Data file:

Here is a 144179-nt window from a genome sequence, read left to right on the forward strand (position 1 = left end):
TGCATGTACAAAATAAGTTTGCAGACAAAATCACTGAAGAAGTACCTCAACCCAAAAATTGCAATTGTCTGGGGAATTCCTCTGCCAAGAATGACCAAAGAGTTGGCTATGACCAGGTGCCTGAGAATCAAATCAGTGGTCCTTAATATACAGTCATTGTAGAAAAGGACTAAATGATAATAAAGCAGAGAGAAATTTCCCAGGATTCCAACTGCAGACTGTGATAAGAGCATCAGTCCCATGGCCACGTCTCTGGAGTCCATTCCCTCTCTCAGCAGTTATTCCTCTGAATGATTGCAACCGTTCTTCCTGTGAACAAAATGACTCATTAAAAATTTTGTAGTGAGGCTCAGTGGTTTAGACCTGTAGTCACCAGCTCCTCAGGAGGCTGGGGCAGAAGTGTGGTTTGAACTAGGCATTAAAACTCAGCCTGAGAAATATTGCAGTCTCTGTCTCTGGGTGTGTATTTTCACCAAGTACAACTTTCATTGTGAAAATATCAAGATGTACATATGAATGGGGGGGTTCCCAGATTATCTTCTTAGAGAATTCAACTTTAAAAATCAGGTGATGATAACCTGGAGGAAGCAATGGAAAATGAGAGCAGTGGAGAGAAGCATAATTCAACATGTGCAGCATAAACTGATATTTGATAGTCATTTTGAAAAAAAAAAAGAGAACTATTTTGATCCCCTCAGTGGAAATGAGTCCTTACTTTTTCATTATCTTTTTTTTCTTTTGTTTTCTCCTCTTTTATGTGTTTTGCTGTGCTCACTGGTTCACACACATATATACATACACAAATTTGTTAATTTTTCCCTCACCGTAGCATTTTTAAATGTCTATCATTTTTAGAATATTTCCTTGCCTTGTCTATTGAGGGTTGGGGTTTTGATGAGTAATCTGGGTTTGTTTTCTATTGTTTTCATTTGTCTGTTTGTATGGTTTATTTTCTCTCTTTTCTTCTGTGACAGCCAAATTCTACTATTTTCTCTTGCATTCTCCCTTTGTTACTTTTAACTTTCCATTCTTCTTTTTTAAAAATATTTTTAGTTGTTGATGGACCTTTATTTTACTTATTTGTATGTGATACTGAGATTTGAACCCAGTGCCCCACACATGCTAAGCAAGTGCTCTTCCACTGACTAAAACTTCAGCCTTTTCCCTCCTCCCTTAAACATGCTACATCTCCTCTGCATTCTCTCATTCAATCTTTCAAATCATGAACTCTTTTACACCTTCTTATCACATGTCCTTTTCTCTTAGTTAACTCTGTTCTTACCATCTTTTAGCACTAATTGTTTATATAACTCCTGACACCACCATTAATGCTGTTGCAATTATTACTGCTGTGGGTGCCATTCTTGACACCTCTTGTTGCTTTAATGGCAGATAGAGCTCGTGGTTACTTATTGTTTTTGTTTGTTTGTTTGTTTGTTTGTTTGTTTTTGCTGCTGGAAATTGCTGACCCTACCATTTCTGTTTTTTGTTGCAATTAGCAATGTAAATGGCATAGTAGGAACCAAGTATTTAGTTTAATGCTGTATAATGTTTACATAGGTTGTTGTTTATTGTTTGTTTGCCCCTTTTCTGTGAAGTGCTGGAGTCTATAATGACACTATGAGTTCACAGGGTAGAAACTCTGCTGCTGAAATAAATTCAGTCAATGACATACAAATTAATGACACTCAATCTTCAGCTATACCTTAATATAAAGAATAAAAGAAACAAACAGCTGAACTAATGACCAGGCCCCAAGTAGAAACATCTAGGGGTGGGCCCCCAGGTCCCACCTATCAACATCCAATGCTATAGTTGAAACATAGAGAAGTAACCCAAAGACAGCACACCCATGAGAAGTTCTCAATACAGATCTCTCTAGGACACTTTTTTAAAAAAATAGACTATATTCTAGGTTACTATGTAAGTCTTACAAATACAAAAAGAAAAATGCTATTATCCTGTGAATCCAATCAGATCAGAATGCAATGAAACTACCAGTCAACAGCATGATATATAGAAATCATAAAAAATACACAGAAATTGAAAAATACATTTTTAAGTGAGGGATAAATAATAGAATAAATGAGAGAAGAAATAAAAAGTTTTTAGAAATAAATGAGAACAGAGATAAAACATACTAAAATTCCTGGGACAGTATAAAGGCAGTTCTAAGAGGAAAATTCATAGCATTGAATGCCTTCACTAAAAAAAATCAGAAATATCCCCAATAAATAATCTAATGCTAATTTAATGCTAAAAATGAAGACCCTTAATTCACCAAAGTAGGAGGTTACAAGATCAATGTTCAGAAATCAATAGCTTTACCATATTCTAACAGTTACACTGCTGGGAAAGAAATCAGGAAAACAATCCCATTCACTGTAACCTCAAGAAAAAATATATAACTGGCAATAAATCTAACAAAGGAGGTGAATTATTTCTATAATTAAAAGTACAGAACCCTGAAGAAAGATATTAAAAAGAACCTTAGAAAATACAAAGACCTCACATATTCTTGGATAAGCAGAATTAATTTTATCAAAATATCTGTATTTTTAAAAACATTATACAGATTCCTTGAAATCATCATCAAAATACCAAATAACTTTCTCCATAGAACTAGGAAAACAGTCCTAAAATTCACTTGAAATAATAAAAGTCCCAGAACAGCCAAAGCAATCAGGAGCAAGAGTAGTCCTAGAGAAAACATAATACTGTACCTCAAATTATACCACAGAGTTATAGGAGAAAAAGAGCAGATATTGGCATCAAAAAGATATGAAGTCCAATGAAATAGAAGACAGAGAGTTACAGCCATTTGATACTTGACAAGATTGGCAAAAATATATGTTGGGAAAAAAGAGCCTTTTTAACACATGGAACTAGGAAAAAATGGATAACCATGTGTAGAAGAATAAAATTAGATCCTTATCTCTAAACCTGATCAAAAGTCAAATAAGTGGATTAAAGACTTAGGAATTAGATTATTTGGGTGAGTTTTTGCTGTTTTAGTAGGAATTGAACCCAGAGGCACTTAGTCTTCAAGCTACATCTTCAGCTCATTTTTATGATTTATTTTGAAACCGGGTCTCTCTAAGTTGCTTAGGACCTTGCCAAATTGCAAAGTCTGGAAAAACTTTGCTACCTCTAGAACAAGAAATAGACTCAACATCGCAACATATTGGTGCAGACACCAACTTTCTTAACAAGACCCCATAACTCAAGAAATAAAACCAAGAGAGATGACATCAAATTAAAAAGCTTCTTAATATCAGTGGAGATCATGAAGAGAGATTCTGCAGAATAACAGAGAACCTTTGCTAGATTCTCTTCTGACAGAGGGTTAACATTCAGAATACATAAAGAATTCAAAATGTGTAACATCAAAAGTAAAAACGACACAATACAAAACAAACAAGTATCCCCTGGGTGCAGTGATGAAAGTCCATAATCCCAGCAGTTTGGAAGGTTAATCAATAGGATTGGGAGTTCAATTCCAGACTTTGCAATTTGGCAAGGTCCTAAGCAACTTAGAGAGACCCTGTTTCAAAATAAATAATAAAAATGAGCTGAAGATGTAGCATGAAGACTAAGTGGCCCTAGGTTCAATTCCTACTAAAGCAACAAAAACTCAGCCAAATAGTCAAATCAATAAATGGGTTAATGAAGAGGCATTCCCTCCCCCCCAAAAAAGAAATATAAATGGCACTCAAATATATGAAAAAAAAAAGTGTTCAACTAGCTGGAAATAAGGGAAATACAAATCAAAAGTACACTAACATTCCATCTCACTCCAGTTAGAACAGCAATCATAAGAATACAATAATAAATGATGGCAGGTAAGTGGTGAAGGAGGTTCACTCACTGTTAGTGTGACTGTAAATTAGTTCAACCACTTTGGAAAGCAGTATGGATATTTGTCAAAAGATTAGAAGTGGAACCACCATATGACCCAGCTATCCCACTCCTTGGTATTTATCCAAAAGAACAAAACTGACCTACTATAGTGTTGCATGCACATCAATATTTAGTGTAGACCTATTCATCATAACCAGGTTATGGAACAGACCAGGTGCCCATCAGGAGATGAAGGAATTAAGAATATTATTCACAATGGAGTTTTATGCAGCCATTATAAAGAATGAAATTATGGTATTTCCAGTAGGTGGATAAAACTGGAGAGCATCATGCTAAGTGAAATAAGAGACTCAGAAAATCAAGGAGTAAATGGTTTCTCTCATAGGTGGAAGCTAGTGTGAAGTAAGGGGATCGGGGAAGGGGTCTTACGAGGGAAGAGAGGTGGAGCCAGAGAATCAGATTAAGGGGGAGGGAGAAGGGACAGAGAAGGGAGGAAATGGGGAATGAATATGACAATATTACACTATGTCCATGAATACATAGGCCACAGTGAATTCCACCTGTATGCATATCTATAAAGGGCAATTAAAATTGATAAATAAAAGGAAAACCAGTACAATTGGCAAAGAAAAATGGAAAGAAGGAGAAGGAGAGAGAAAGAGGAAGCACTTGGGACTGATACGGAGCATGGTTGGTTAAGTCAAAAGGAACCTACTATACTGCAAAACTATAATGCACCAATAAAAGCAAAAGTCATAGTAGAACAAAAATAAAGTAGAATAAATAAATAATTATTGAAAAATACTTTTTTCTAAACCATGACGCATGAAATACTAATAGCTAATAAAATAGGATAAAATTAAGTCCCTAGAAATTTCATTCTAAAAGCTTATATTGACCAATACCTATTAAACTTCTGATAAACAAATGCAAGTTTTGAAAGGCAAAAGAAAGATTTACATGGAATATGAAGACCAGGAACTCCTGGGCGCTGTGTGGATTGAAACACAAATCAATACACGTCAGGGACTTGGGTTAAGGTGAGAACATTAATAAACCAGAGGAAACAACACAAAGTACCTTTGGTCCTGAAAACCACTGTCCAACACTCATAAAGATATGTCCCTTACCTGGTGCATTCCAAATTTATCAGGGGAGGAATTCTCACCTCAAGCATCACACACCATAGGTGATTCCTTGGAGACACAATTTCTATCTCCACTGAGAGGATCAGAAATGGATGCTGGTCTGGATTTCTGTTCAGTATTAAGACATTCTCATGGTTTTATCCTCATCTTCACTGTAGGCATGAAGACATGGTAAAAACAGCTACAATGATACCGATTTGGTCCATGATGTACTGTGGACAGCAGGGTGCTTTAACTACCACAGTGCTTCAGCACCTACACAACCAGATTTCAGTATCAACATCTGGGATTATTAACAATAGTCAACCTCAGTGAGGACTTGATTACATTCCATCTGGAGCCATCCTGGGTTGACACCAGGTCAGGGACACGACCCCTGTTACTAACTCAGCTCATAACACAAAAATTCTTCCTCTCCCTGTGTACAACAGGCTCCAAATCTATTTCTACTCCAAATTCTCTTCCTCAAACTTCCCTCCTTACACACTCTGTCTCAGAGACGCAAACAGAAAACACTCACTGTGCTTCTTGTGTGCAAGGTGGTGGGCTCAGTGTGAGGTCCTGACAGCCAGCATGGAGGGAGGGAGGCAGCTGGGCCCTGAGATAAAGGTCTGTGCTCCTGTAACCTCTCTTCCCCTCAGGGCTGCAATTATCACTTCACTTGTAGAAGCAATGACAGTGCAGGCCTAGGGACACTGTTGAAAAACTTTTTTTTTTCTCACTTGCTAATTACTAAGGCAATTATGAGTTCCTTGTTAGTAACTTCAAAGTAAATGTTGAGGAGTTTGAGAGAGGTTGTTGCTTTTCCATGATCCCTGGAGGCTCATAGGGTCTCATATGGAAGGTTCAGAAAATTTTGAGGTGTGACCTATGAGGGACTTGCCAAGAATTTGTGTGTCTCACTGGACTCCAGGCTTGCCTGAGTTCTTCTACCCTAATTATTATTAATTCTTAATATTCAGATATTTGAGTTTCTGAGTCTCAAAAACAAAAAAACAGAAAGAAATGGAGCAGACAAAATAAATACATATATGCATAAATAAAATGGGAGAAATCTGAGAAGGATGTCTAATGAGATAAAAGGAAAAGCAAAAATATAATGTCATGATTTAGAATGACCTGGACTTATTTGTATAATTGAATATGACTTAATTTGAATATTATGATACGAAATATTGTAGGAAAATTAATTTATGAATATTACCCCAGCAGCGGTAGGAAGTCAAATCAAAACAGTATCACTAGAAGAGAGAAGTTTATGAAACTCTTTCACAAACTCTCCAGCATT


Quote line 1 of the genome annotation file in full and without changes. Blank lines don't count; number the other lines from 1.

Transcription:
Here is a 144179-nt window from a genome sequence, read left to right on the forward strand (position 1 = left end):